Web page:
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Describe, Analyze and Reflect On This


Spring break sprang, kids’ soccer is rained out for the third weekend in a row, and I retreat to my basement office to slog on towards the base of the mountain. This week, as promised, I’ll address how to describe and analyze “accomplishments that contribute to student learning” as required in Entry 4.

We begin by cracking the bible to a section called “Get Started.” (Unlike Deuteronomy, this is not in the beginning.) Here it is written that description is “retelling... what happened in a classroom situation,” analysis explains the “significance of the evidence” one takes from that situation, and reflection tells how you would do it next time.

There is quite a bit of qualifying and the passages are sprinkled with bolded words, each seeming to supersede the last in importance. Reading here I am left feeling that a strict schoolmarm is at the head of the class glaring out over her pince-nez at a bunch of us rather dull students. Here’s an example:

“Analysis” and “Reflection” overlap, though they are not identical. “Analysis” involves interpretation and examination of why the elements or events described are the way they are. “Reflection,” a particular kind of analysis, always suggests self-analysis, or retrospective consideration of one’s practice, in the terms of this assessment. (EA/ELA 2006, page 62)

And so on. Following this didactic bit are samples with labels in the margins to show where each sort of writing occurs. Example 3 is by a math teacher in a rural school who has learning disabled 3rd and 4th graders play a card game called “snap” to review multiplication. Fortunately, this sample and the others seem to be composed by regular every day teachers who (gasp) often include description and analysis in the same paragraph.

Next, practice activities are provided to help the hapless separate the strands. The first, about description, has you choose an assignment and ask questions like: What was the goal? What concepts did the student need to know before doing this? How do you think this will extend student learning?

Activity 2, about interpretation, asks questions based on work from the lesson, like: How can you interpret the response from the student? What “frame of reference” do you draw upon in interpreting it? And this whopper: “Using what you know about the connections that need to be made in order to understand ideas in particular domains appropriate to the content area, what does each student’s response tell you?”.

Practice activity 3, about reflection, gets you to ask if the students learned what you thought they would learn. You glance back to “prior instruction,” too, and forward in terms of strategies for each student and for you as a teacher.

My keen research skills lead me to another relevant passage in the bible, this time in the part about Entry 4, titled “Description and Analysis.” Here it says in two pages more or less what was said before, with the bolded words boiled down to three that would make a newspaperman proud: what, why and how.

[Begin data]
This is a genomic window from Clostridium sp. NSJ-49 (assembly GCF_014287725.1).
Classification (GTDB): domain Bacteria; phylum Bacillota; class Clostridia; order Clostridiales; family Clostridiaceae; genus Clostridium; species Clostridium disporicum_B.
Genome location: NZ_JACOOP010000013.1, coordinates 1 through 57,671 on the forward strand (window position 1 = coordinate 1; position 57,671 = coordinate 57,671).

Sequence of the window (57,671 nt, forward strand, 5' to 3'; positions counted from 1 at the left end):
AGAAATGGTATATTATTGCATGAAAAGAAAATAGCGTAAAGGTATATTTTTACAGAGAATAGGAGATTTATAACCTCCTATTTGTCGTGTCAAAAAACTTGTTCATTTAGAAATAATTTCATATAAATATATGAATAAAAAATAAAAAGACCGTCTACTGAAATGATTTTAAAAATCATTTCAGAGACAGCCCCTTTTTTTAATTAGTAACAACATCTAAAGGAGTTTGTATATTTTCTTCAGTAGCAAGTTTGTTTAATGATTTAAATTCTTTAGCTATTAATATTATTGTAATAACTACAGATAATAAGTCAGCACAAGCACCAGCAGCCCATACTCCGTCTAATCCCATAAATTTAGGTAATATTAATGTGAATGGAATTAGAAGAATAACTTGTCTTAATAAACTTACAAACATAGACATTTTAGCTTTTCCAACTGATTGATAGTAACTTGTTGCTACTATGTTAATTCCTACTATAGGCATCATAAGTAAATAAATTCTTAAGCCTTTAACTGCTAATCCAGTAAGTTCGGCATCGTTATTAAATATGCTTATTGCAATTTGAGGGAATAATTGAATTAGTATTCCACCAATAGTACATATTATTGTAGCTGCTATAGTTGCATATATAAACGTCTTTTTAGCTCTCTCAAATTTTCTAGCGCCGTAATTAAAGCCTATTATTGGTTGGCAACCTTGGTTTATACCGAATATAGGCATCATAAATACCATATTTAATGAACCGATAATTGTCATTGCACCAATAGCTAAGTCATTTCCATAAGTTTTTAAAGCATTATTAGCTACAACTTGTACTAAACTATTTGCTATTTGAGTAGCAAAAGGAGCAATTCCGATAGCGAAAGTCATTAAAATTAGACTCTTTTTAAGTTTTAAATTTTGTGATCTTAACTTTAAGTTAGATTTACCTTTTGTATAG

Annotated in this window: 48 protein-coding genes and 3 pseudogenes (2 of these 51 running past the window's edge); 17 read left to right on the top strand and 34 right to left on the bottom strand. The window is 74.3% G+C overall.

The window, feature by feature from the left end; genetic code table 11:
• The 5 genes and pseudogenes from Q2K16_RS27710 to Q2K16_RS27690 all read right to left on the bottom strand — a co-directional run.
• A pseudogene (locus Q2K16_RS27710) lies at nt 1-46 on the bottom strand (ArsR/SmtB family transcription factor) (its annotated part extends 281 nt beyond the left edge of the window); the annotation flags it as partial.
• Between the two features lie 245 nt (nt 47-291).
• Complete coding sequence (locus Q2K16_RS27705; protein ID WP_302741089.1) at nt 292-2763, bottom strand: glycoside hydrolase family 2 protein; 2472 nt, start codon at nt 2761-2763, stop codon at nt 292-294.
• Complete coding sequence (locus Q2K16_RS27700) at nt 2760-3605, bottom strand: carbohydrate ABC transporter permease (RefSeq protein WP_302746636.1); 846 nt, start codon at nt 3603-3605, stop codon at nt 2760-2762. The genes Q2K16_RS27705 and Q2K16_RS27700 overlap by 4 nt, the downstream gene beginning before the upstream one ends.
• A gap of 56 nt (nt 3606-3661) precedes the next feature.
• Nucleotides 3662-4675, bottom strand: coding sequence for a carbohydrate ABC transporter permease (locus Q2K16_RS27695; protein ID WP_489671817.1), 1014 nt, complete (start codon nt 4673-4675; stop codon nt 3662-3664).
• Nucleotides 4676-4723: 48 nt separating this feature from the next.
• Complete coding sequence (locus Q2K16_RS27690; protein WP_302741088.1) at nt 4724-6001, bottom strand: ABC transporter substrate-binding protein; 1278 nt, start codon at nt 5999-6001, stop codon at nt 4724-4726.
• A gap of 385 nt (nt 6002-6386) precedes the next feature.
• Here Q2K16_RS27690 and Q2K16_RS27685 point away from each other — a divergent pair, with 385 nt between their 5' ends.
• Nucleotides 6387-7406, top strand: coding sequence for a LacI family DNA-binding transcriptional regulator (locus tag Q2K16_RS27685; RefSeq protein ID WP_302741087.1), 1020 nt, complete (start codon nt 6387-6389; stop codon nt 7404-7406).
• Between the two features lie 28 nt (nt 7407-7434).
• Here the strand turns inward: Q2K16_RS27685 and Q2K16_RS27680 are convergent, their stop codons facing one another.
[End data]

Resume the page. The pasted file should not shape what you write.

My last resource for information on how best to present accomplishments are my notes from the prep class. About description, our instructor offers tips to give us a sense of audience: “They won’t know you or where you teach-- only your i.d. number.” They’ll probably be moon-lighting teachers, but gauging how much to “set up” is important for any writing task (reminds me of a discussion I had this past week with seniors getting read for the AP exam).

For analysis, Patrick stressed the reliance upon hand-picked evidence, i.e. student work or the video tape that you provide. Doesn’t need to be perfect, but don’t be so naive as to send the lesson that bombed.

Last, for reflection, he gave the analogy to the job interview trip wire, “What’s your greatest flaw?”. We all agreed that the safest answer to that one was something like, “I’m a perfectionist,” rather than “I leave my nail clippings on the bathroom floor.” I’ve got a better answer now: “I tend to overanalyze my contributions to student learning.”


I checked your Blog out of mild curiosity, but it struck a nerve. I was amused by their distinctions between "Domain," the main idea and another of their spcific terms. Once after sending in my entries, I woke up in horror worried about whether I properly distinguished between them. Sure enough, I had used them in a manner that was virtually synomous. But I have written for a variety of extremely strict editors and I saw no problem.

In retrospect those silly distinctions must have been crucial. I had written a book on the social origins of the Okie movement, and I thought I was lucky when I was asked a question in the subject knowledge section on that issue. My book won the most prestigious award of the Western Historical Association and other honors. The grader said I had no knowledge of the subject. I also got a question on the 18th century industrialization and I had excelled in a graduate course at Princeton on that subject. the grader said I had minimal knowledge of that.

My theory was that they over-trained the graders on those silly little distinctions and they trained out their common sense and judgement.

Hate to be a downer. Failing made me a better teacher and I really don't dwell on it, as you can tell by my typos. You just reminded me of the incestuosness of their grading process.

It appears this process maybe very linear and verbally based (left brain); so those who do well, passing it the first time most likely focus on the details and get the process right, just a thought.

Thank you for the quality article. Neatest thing I learn all day. Look forward to reading more from you in the future.

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